Mary E. Hocks and Michelle Comstock in “Composing for Sound: Sonic Rhetoric as Resonance” describe how they emphasize critical listening in their approach to teaching sonic rhetoric. They believe that listening for the uses, affordances, and effects of sound takes time and involves focusing on layers of environmental sounds and their effects on the body and emotions (137). Their classes are built on listening exercises that place special significance on the soundscape because, they say, “Ambient noises of our environment strongly inform every rhetorical situation…and contribute to the construction of our sense of being in the world” (136). The following listening exercise from their class is based on Michel Chion’s three modes of listening:
Hock’s and Comstock – Exercise in Critical Listening (140)
Listen to Sound Art and Musique Concréte pieces (by Pierre Schafer and Michel Chion)
Practice Reduced Listening by bracketing both to hear the qualities of the sound itself
Listen as a group, then individually with headphones
Perform reduced listening on a recorded sound object outside of class
Record a found sound object and bring the recording to class. The class listens, causally, semantically, then reduced (brackets both)
The above exercise uses sound art installations and musical recordings to train students in “particular ways of listening” and to give them a background with which to develop a “sensibility to the sonic environment” before beginning to write for or with sound (136).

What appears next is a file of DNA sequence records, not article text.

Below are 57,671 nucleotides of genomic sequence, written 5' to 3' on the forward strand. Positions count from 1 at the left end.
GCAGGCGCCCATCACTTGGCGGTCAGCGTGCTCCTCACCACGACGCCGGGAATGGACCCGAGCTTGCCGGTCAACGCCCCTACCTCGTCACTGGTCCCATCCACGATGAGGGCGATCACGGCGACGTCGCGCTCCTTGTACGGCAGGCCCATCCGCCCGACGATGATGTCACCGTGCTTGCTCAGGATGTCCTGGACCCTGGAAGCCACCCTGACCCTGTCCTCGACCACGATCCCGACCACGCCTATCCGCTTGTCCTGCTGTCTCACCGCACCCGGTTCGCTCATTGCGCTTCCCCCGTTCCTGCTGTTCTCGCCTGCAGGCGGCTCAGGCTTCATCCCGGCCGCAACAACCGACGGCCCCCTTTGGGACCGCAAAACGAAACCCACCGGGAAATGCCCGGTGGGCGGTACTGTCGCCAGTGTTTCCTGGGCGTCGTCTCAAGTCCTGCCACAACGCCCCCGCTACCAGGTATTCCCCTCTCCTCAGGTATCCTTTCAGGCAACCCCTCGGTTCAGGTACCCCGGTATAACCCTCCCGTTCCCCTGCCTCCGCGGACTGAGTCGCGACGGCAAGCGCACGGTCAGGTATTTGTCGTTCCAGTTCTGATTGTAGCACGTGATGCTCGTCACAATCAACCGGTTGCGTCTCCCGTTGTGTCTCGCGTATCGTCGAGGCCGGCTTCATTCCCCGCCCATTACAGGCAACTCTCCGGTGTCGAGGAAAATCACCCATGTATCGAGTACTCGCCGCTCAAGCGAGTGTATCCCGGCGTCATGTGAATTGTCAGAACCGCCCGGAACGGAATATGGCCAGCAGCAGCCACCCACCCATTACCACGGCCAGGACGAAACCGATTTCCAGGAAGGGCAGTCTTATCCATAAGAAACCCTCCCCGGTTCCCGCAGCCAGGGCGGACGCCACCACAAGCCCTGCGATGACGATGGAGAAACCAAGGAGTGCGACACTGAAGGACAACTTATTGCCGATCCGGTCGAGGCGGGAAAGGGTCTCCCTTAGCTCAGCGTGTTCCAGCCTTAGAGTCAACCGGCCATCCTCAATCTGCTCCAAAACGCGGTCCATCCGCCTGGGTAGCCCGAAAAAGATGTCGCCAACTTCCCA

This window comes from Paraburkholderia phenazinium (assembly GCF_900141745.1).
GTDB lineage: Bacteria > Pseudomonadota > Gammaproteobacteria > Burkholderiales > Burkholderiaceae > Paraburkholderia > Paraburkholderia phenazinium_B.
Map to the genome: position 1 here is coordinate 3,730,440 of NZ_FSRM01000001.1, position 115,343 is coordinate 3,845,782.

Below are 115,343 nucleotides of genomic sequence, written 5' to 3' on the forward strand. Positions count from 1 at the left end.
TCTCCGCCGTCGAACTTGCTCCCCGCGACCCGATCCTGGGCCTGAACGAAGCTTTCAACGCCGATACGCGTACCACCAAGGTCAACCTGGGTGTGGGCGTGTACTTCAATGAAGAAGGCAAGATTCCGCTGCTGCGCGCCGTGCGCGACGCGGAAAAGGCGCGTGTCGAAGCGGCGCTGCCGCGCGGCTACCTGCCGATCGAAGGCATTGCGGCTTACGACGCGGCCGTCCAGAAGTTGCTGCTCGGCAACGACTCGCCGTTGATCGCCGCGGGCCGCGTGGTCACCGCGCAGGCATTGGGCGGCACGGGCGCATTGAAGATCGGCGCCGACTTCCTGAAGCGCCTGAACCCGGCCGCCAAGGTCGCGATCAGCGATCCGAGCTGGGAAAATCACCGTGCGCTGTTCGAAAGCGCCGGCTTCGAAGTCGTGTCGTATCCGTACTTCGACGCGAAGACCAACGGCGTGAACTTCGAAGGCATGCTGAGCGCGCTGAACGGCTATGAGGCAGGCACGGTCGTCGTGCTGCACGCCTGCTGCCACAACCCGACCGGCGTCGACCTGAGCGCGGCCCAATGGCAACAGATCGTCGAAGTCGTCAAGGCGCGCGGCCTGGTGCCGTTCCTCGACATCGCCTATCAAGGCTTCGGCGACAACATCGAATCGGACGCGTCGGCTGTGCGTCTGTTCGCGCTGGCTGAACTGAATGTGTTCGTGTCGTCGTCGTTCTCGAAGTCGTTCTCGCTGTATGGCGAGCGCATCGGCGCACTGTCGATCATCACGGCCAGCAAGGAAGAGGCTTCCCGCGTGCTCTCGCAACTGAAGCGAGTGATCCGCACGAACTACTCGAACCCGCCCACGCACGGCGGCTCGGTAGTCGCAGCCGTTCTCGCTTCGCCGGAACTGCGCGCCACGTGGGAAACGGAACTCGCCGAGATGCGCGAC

Another seminal part of Hocks and Comstock's sonic rhetoric pedagogy is that they emphasize the multi-layered meanings of the term and concept of “resonance” to teach listening. They connect the idea of resonance in physics, “the phenomenon of one vibrating system forcing another to oscillate with greater amplitude at specific frequencies,” to resonance as a physical, psychological, and emotional human experience, “the ability to evoke or suggest images, memories, and emotions” or “the quality of evoking response” (Merriam-Webster). Thus, resonance as a physical vibrational phenomenon is linked with the resonance of human connection as inspiration for creative or practical endeavors.
Physics: the phenomenon of one vibrating system forcing another to oscillate with greater amplitude at specific frequencies.
Human: biological, emotional, cultural: the ability to evoke or suggest images, memories, and emotions; the quality of evoking response.